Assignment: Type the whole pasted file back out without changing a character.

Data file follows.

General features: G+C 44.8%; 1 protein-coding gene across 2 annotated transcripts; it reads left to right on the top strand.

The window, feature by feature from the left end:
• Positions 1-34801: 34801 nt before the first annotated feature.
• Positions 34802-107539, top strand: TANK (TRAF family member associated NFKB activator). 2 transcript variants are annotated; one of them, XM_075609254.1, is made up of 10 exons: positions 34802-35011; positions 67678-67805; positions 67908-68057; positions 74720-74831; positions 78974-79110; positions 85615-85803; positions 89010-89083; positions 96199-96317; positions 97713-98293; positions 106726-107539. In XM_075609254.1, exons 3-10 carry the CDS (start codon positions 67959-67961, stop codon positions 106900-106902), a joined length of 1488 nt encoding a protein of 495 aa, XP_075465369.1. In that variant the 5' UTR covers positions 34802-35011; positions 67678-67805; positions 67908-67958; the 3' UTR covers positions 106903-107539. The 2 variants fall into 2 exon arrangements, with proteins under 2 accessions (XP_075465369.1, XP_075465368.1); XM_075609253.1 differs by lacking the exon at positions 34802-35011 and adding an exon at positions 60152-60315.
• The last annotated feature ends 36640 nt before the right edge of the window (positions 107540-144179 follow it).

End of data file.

General features: G+C 44.8%; 1 protein-coding gene across 2 annotated transcripts; it reads left to right on the top strand.

The window, feature by feature from the left end:
• Positions 1-34801: 34801 nt before the first annotated feature.
• Positions 34802-107539, top strand: TANK (TRAF family member associated NFKB activator). 2 transcript variants are annotated; one of them, XM_075609254.1, is made up of 10 exons: positions 34802-35011; positions 67678-67805; positions 67908-68057; positions 74720-74831; positions 78974-79110; positions 85615-85803; positions 89010-89083; positions 96199-96317; positions 97713-98293; positions 106726-107539. In XM_075609254.1, exons 3-10 carry the CDS (start codon positions 67959-67961, stop codon positions 106900-106902), a joined length of 1488 nt encoding a protein of 495 aa, XP_075465369.1. In that variant the 5' UTR covers positions 34802-35011; positions 67678-67805; positions 67908-67958; the 3' UTR covers positions 106903-107539. The 2 variants fall into 2 exon arrangements, with proteins under 2 accessions (XP_075465369.1, XP_075465368.1); XM_075609253.1 differs by lacking the exon at positions 34802-35011 and adding an exon at positions 60152-60315.
• The last annotated feature ends 36640 nt before the right edge of the window (positions 107540-144179 follow it).